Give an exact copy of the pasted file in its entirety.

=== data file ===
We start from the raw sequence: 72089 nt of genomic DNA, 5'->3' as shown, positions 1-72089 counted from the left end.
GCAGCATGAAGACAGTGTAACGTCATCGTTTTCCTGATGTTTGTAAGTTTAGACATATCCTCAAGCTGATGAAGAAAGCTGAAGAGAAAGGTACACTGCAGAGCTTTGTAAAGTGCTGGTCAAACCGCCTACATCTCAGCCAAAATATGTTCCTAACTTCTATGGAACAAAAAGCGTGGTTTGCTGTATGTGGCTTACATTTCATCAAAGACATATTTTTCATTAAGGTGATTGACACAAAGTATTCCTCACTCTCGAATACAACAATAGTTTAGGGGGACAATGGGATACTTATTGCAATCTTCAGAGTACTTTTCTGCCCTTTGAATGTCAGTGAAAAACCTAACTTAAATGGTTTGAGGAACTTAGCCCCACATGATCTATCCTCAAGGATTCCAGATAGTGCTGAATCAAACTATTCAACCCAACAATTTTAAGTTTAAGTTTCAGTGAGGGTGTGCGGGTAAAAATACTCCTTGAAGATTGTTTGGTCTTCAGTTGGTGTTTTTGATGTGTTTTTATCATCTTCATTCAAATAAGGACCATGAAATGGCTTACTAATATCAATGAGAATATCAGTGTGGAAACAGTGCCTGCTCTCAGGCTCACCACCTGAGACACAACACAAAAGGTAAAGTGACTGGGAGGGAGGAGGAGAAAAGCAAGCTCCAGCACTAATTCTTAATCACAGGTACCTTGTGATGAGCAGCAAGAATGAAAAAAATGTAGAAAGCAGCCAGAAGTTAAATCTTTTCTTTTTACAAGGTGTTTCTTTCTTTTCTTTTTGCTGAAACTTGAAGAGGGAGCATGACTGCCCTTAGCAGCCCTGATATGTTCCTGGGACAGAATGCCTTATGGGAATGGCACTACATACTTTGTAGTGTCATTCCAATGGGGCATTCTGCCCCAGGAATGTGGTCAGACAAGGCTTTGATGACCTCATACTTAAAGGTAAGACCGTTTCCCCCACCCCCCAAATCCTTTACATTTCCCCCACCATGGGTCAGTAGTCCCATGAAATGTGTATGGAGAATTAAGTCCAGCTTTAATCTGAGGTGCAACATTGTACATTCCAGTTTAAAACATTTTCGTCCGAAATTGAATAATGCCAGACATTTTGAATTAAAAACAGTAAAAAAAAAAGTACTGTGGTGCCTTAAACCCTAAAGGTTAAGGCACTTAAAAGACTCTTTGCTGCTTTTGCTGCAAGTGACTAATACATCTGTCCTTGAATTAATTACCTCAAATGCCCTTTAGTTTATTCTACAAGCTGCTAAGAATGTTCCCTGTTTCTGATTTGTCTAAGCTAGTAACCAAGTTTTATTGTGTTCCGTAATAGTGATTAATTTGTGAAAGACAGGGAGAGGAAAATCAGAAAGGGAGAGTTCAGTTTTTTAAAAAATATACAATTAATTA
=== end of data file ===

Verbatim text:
We start from the raw sequence: 72089 nt of genomic DNA, 5'->3' as shown, positions 1-72089 counted from the left end.
GCAGCATGAAGACAGTGTAACGTCATCGTTTTCCTGATGTTTGTAAGTTTAGACATATCCTCAAGCTGATGAAGAAAGCTGAAGAGAAAGGTACACTGCAGAGCTTTGTAAAGTGCTGGTCAAACCGCCTACATCTCAGCCAAAATATGTTCCTAACTTCTATGGAACAAAAAGCGTGGTTTGCTGTATGTGGCTTACATTTCATCAAAGACATATTTTTCATTAAGGTGATTGACACAAAGTATTCCTCACTCTCGAATACAACAATAGTTTAGGGGGACAATGGGATACTTATTGCAATCTTCAGAGTACTTTTCTGCCCTTTGAATGTCAGTGAAAAACCTAACTTAAATGGTTTGAGGAACTTAGCCCCACATGATCTATCCTCAAGGATTCCAGATAGTGCTGAATCAAACTATTCAACCCAACAATTTTAAGTTTAAGTTTCAGTGAGGGTGTGCGGGTAAAAATACTCCTTGAAGATTGTTTGGTCTTCAGTTGGTGTTTTTGATGTGTTTTTATCATCTTCATTCAAATAAGGACCATGAAATGGCTTACTAATATCAATGAGAATATCAGTGTGGAAACAGTGCCTGCTCTCAGGCTCACCACCTGAGACACAACACAAAAGGTAAAGTGACTGGGAGGGAGGAGGAGAAAAGCAAGCTCCAGCACTAATTCTTAATCACAGGTACCTTGTGATGAGCAGCAAGAATGAAAAAAATGTAGAAAGCAGCCAGAAGTTAAATCTTTTCTTTTTACAAGGTGTTTCTTTCTTTTCTTTTTGCTGAAACTTGAAGAGGGAGCATGACTGCCCTTAGCAGCCCTGATATGTTCCTGGGACAGAATGCCTTATGGGAATGGCACTACATACTTTGTAGTGTCATTCCAATGGGGCATTCTGCCCCAGGAATGTGGTCAGACAAGGCTTTGATGACCTCATACTTAAAGGTAAGACCGTTTCCCCCACCCCCCAAATCCTTTACATTTCCCCCACCATGGGTCAGTAGTCCCATGAAATGTGTATGGAGAATTAAGTCCAGCTTTAATCTGAGGTGCAACATTGTACATTCCAGTTTAAAACATTTTCGTCCGAAATTGAATAATGCCAGACATTTTGAATTAAAAACAGTAAAAAAAAAAGTACTGTGGTGCCTTAAACCCTAAAGGTTAAGGCACTTAAAAGACTCTTTGCTGCTTTTGCTGCAAGTGACTAATACATCTGTCCTTGAATTAATTACCTCAAATGCCCTTTAGTTTATTCTACAAGCTGCTAAGAATGTTCCCTGTTTCTGATTTGTCTAAGCTAGTAACCAAGTTTTATTGTGTTCCGTAATAGTGATTAATTTGTGAAAGACAGGGAGAGGAAAATCAGAAAGGGAGAGTTCAGTTTTTTAAAAAATATACAATTAATTA